Starting with the excellent 1/48 scale Tamiya Heinkel He 219A-7, I
then added figures from Verlinden and Reheat Models and a Verlinden
refueling cart to create this vignette entitled “Der Sieger und der
Besiegte”, which roughly translated means “victor and the vanquished.”
I began with the cockpit for which I used the excellent detail set
from Aires. To make this set fit into Tamiya’s Heinkel, I had to first
grind down the fuselage sides with my Dremel and then scrape the
remaining plastic with a curved X-acto blade until the plastic was
almost thin enough to see through. In so doing, I lost the neatest
feature of the Tamiya kit: the use of a die-cast weight as the cockpit
floor to balance the model on its tricycle undercarriage. Consequently,
I had to weight the fuselage and the engine nacelles, as the fuselage
weights alone were now too close to the centre of gravity to properly
compensate for the model’s natural tail heaviness.
I spent many hours fiddling with the various Aires and Tamiya pieces
ensuring that they all fitted together as a seamless whole. And here’s a
tip that makes the process somewhat endurable: when test fitting the
resin parts, use white glue to temporarily hold them together. This glue
is just strong enough to position them without in any way damaging the
parts when it is removed with water.
Of course, spending a lot of time on the cockpit demands that the canopy
be crystal clear. I dipped the canopy sections in Future floor wax to
get that so glossy, it reflects light look. I decided to try BlackMagic
vinyl canopy masks by Cutting Edge. As advertised, they fit perfectly
except for the compound curve of the windscreen; I had to use Tamiya
masking tape for this part. When removing the BlackMagic masks, Cutting
Edge quite rightly advises against using an X-acto blade. I simply used
a flat wooden toothpick with a beveled edge.
Having spent all this time on the cockpit area, it behooved me to make
sure the rest of the model was up to snuff. This involved using etched
parts from the Eduard He 219 set plus screening (for the supercharger
intakes), M.V. lenses, and some scratch building.
I scratch built the brake line plumbing, the torque link on the nose
gear, and the actuating arms for the cowl flaps. The making of the last
two items was made infinitely easier by using Waldron’s sub-miniature
punch and something called The Chopper by Northwest Short Line. This
tool consists of a razor blade mounted on an arm that is in turn affixed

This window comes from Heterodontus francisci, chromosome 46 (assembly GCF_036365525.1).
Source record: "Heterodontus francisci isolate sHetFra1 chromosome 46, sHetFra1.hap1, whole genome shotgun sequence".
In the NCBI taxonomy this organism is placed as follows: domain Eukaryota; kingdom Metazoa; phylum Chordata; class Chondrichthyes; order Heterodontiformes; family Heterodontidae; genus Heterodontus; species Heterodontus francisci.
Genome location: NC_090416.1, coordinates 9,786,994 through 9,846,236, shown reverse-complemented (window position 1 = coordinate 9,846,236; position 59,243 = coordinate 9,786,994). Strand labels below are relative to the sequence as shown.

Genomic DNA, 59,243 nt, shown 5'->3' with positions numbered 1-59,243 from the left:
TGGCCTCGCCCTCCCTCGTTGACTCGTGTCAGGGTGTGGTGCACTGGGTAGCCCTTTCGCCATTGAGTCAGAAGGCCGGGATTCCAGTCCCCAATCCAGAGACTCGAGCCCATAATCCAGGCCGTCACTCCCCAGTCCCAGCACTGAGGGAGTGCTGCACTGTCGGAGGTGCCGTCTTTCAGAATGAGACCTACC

to a masonite base. When it is combined with adjustable plastic angles
ranging from 90º to 30º,
you can turn out parts of the same length in fairly short order, which
in my case are 14 actuating arms of .010 rod times two.
Another indispensable tool is Precision Stix, which are produced by Mike
Crawford. As the Heinkel 219 has supercharger intakes and heating ports
in the leading edge of both wings, their edges had to be blended when
the wing halves are joined. Both openings are only a couple millimeters
wide making it impossible to fit your finger inside. Complicating
matters was my plan to fit screening in to the superchargers and an
etched piece from Eduard representing an ice guard in to the heating
port. A file could fit, but they are not fine enough and would therefore
leave scratches. What’s really needed is a small sanding stick in the
400 – 600 grade range which is exactly what Precision Stix are. In fact
grades ranging from 320 to 1500 are available. They are also useful on
resin parts when sanding to a straight, flat edge.
All interior parts were painted by first airbrushing a base coat of
Model Master enamel, followed by shading and highlighting with Humbrol
using techniques I developed to paint figures.
The airframe was airbrushed with Gunze acrylics using a Badger 150.
For weathering, I then used a combination of Winsor Newton oil paints,
pastels, water-soluble poster paints and over spraying with very thinned
The decals are a combination of kit, Aeromaster, Third Group,
Microscale and Xtradecal. I used Microset and Solvaset to ensure they
all settled down properly.
The Luftwaffe figure is by Verlinden with slightly modified arms. The
RAF figure is by Reheat Models with the supplied head replaced by one
from Teknics. Their faces were painted with Winsor & Newton while their
uniforms are Humbrol.
The refueling cart is stock Verlinden, airbrushed and dry-brushed with
Humbrol. For the base, I used CGC drywall compound to create the basic
groundwork. I then added static grass and O gauge railroad ties. For
finishing, I first stained the groundwork with Woodland Scenics earth
colour liquid pigment and then followed up with airbrushed and
drybrushed Humbrol. The railroad ties were stained with Humbrol over
which heavily diluted Winsor Newton burnt sienna and burnt umber was
splattered to represent fluid leaks from the He 219’s twin engines.
The finished scene represents a He 219 of NJG 3 based in Denmark at the
end of the war in May 1945.
thumbnails below to view images full-sized.
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|German Night Fighter Aces
of World War 2
Aircraft of the Aces 20
Author: Jerry Scutts
Illustrator: John Weal
US Price: $19.95
UK Price: £12.99
June 5, 1998
Details: 96 pages; ISBN: 1855327147
Model and Description Copyright © 2005 by
Images Copyright © 2005 by